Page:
Xavier Unkovic is global president of Amy’s Kitchen, Santa Rosa-based producer of frozen organic meals, with estimated revenue of nearly $500 million. Unkovic, a former executive for Mars Drinks, assumed the Amy’s position in May 2017. Mars is a global company with sales of about $35 billion.

These are highlights of Unkovic’s remarks at North Bay Business Journal's North Coast Specialty Food and Beverage Conference on Jan. 31.

“One of the defining moments of my life was at a business conference in Japan. I am a big fan of martial arts, especially karate. I went to see a dojo on the main island. A sign there said there are two critical moments in a man’s life — the day he is born, and when he discovers why he was born.

“It’s massively difficult to answer that question. All your life you go to school, train and learn. You’re proud of what you do. The answer to the why is located in a part of your brain — the limbic zone, associated with emotions. I wanted to determine why I do what I do.

“Doing a similar exercise for your company is as difficult as it is for a person. But it is worth it. The day you understand why you do what you do — it is massively powerful. Many companies know what they do and how they do it, but not why, which will show them how to interact with consumers.

“I asked Andy (Berliner) why Amy’s existed. (Named after daughter Amy, started with pot pies in Petaluma then organic pizzas and soups, made by hand by Andy and Rachel Berliner. ‘Goodness is our guiding principle. We choose what’s best for our customers, our farmers, our employees and our planet.’)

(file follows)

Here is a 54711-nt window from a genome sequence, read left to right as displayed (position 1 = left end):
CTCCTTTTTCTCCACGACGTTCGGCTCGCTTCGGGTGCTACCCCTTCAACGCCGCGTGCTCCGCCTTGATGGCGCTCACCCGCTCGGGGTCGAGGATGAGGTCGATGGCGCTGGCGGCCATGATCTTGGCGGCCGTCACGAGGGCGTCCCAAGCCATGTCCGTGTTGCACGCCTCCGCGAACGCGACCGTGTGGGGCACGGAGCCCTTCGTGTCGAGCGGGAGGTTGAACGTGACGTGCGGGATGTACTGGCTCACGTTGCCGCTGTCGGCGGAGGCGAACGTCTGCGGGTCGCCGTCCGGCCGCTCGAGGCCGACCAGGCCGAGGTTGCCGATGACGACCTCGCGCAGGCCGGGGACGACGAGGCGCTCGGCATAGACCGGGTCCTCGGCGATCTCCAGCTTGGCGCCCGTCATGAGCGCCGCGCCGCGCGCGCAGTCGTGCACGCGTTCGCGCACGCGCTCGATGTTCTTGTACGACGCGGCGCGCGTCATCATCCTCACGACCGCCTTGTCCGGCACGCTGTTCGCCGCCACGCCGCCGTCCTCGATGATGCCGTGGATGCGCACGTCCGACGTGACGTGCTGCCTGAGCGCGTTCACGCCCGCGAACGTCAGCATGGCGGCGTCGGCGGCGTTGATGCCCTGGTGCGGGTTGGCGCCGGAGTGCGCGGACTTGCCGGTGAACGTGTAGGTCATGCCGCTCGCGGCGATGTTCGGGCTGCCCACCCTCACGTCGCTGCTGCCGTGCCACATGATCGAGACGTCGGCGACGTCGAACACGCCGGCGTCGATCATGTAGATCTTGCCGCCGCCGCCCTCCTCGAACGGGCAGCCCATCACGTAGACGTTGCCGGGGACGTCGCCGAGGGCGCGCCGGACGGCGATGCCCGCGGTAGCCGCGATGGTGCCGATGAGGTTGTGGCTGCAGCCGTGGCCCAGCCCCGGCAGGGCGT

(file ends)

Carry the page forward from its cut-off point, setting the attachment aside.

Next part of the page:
“The purpose he created for his company makes me willing to quit a company I had been working for 25 years (Mars). It is massively engaging, massively exciting and massively authentic. Authenticity is what people are looking for today, critical for people I am working with. We are part of this community and we’re proud of it.


“We are all competing with each other, even when we are not making the same products, especially for the resource of people. It is difficult in the marketplace to recruit and attract talent. At Amy’s, it’s on top. By 2020, it will be even more difficult to hire talent. Employees have choices, and will have multiple offers by companies. Of course they will be looking at their paycheck and the people and managers (they will work with). But they will be looking for how connected, how they feel about the company they work for. That emotion is all about the purpose, engagement.

“The purpose of a company is going to be (even more) critical. Why should they work there? Why does the company exist? Not about being an accountant, in marketing, in sales. Attracting and retaining talent is going to be critical. We all know our processes, but do we know why we do it?

“How do we associate a purpose with our vision. How do we attract people to go the extra mile. It’s all about the emotional connection. Managing vision and purpose becomes critical for leaders and managers in the business. Telling people what to do is not enough — engaging and inspiring people becomes critical. The old management style, telling people what they have to do, is not going to work especially with young people.

“In the organic industry, we are doing good for people of this world. We have amazing power to bring people with us on our journey to build a better world. Use that power. Invite people to come and work with you. Make sure your managers and leaders can engage others and express the vision and purpose. Have artifacts everywhere you can to remind everyone why you do what you do — behind the execution of a plan. It’s not easy.

“My kids are 17 and 15. I didn’t ask my parents why we did what we did. Now my kids look at me and ask why. More and more, people will look at their managers and ask us why we are doing what we do. We are in a world where authenticity matters, where doing the right thing matters. That doesn’t mean getting away from a business plan, transactions and execution, but how we do it is critical.